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[casi] News, 13-20/9/02 (1)

News, 13-20/9/02 (1)


*  UN agrees: Saddam's a threat
*  A Letter From Iraq to the Chief of the U.N.
*  Text of Annan's statement on Iraq
*  Text of White House Response to Iraq
*  Going Into Iraq With an Army of Inspectors
*  A semantic game
*  U.S. and Russia Differ Over Iraq
*  U.S.-Iraq Timeline
*  Date for next Security Council meeting on Iraq not settled
*  Iraq, UN inspectors to meet in 10 days in Vienna
*  How Iraq cheated in the past: an inspector's tale
*  Tubes sent to Jordan put focus on Iraq


*  OPEC at a glance
*  Iraq up to half capacity
*  Opec unanimously decides not to raise output


by Barry Schweid
Chicago Sun-Times, 15th September


But the secretary gave no indication that he received endorsement for using
force against Baghdad, as Bush has suggested may be necessary. And Chinese
Foreign Minister Tang Jiaxuan said in a speech to the General Assembly that
his government sought a political settlement, hinting that it would not
endorse force.

"Efforts should be made to prevent the arbitrary enlargement of the scope of
a counterterrorism campaign," he said.

As a permanent Security Council member, China could kill any resolution with
a veto.


Bush also wants congressional backing for possible military action against
Iraq, and he spoke mockingly of Democrats who have been holding back.

"Democrats waiting for the UN to act?" Bush asked with chuckle. "I can't
imagine an elected . . . member of the United States Senate or House of
Representatives saying, 'I think I'm going to wait for the United Nations to
make a decision.' "


While Russian support could be a boost for Bush, the president was still
struggling to draw support from Congress.

Democratic leaders said the administration must provide more information on
threats posed by Saddam and on U.S. plans for removing the Iraqi president
before Congress considers a resolution in support of military action.

"This is very serious business. Let's slow it down a bit," Sen. Joseph
Biden, chairman of the Foreign Relations Committee, said Friday.

Senate Majority Leader Thomas Daschle, a South Dakota Democrat, has said he
hasn't yet seen enough evidence to justify going to war against Saddam.

Still, on Capitol Hill, there was some good news for the administration.
Sen. Joseph I. Lieberman (D-Conn.) said he would work with members of both
parties to try to draw up a congressional resolution. The aim, he said, is
"the broadest possible bipartisan support for the president, as commander in
chief, as he works to protect our nation and the world from Saddam Hussein."

Congress is preparing to hold at least five hearings on the confrontation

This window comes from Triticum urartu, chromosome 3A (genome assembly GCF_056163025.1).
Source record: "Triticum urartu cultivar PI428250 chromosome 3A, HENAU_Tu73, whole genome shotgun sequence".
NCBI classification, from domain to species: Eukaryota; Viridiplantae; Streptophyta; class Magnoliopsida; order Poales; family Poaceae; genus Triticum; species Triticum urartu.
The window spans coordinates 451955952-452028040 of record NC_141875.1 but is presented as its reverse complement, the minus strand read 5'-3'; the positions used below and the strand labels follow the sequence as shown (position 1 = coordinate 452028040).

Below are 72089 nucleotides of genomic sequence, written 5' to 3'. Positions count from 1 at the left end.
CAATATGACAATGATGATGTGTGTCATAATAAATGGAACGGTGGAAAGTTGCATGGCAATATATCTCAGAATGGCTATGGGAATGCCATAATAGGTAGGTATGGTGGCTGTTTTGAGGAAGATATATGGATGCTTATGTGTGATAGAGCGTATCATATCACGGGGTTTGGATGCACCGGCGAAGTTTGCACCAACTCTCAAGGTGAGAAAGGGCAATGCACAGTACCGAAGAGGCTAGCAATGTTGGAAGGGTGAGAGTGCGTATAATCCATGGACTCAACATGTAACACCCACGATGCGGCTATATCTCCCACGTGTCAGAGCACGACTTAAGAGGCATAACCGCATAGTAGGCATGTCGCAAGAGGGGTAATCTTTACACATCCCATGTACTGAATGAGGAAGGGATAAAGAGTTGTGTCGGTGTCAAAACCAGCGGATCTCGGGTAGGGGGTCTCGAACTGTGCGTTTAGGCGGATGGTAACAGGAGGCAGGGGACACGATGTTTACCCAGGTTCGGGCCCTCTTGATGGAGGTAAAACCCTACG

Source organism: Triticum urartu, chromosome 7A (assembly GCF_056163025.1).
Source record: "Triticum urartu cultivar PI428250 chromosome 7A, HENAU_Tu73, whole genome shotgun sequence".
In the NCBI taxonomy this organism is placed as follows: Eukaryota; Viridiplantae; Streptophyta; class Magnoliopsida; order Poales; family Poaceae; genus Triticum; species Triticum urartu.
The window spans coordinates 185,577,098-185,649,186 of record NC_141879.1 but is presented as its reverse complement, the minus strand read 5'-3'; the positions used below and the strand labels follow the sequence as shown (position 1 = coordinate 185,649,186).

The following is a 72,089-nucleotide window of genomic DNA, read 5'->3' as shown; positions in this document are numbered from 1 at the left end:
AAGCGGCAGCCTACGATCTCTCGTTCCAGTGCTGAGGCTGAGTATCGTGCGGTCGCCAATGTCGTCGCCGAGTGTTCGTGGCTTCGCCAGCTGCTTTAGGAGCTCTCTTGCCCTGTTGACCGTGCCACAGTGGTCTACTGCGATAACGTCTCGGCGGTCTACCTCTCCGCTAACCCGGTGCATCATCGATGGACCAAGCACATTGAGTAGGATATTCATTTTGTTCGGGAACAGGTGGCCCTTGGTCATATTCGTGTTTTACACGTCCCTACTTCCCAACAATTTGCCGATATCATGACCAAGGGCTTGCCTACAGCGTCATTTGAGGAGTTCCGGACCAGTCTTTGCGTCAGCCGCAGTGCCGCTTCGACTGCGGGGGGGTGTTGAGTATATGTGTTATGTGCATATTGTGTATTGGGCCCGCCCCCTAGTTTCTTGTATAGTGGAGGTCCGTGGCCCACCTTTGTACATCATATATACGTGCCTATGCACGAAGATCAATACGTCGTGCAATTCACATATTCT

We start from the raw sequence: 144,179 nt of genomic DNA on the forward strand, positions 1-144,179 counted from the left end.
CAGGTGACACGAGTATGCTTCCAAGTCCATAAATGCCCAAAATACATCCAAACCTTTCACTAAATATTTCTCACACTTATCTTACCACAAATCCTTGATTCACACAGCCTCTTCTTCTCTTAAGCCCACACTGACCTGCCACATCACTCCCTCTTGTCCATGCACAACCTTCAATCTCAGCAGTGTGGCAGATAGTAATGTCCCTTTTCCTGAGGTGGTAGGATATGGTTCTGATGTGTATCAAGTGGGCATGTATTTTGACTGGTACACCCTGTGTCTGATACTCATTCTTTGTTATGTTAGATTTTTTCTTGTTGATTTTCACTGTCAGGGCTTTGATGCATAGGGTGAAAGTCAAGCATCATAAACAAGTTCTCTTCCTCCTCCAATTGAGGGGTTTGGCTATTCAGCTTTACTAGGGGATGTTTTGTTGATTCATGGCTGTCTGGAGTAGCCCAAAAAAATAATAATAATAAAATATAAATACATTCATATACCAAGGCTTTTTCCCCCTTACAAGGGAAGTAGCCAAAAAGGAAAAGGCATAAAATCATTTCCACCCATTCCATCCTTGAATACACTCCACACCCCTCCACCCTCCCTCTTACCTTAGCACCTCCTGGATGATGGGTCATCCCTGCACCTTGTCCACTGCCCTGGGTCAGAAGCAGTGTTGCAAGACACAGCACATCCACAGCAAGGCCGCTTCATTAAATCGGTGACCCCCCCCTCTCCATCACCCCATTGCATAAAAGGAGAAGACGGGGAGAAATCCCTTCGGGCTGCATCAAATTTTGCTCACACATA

with Iraq.


New York Times, 17th September

Following is the text of a letter that was sent yesterday by Naji Sabri,
Iraq's minister of foreign affairs, to Secretary General Kofi Annan,
allowing the return of United Nations weapons inspectors without conditions:

I have the honor to refer to the series of discussions held between Your
Excellency and the Government of the Republic of Iraq on the implementation
of relevant Security Council resolutions on the question of Iraq, which took
place in New York on 7 March and 2 May and in Vienna on 4 July 2002, as well
as the talks which were held in your office in New York on 14 and 15
September 2002, with the participation of the secretary general of the
League of Arab States.

I am pleased to inform you of the decision of the Government of the Republic
of Iraq to allow the return of United Nations weapons inspectors to Iraq
without conditions.

The Government of the Republic of Iraq has responded, by this decision, to
your appeal, to the appeal of the Secretary General of the League of Arab
States, as well as those of Arab, Islamic and other friendly countries.

The Government of the Republic of Iraq has based its decision concerning the
return of inspectors on its desire to complete the implementation of the
relevant Security Council resolutions and to remove any doubts that Iraq
still possesses weapons of mass destruction.

This decision is also based on your statement to the General Assembly on 12
September 2002 that the decision by the Government of the Republic of Iraq
is the indispensable first step towards an assurance that Iraq no longer
possesses weapons of mass destruction and, equally importantly, towards a
comprehensive solution that includes the lifting of the sanctions imposed on
Iraq and the timely implementation of the other provisions of the relevant
Security Council resolutions, including Resolution 687 (1991).

To this end, the Government of the Republic of Iraq is ready to discuss the
practical arrangements necessary for the immediate resumption of

In this context, the Government of the Republic of Iraq reiterates the
importance of the commitment of all member states of the Security Council
and the United Nations to respect the sovereignty, territorial integrity and
political independence of Iraq, as stipulated in the relevant Security
Council resolutions and Article II of the Charter of the United Nations.

I would be grateful if you bring this letter to the attention of the
Security Council members.

Please accept, Mr. Secretary General, the assurances of my highest

Minister of Foreign Affairs
Republic of Iraq

Houston Chronicle, from Associated Press, 16th September

The following is U.N. Secretary-General Kofi Annan's statement on Iraqi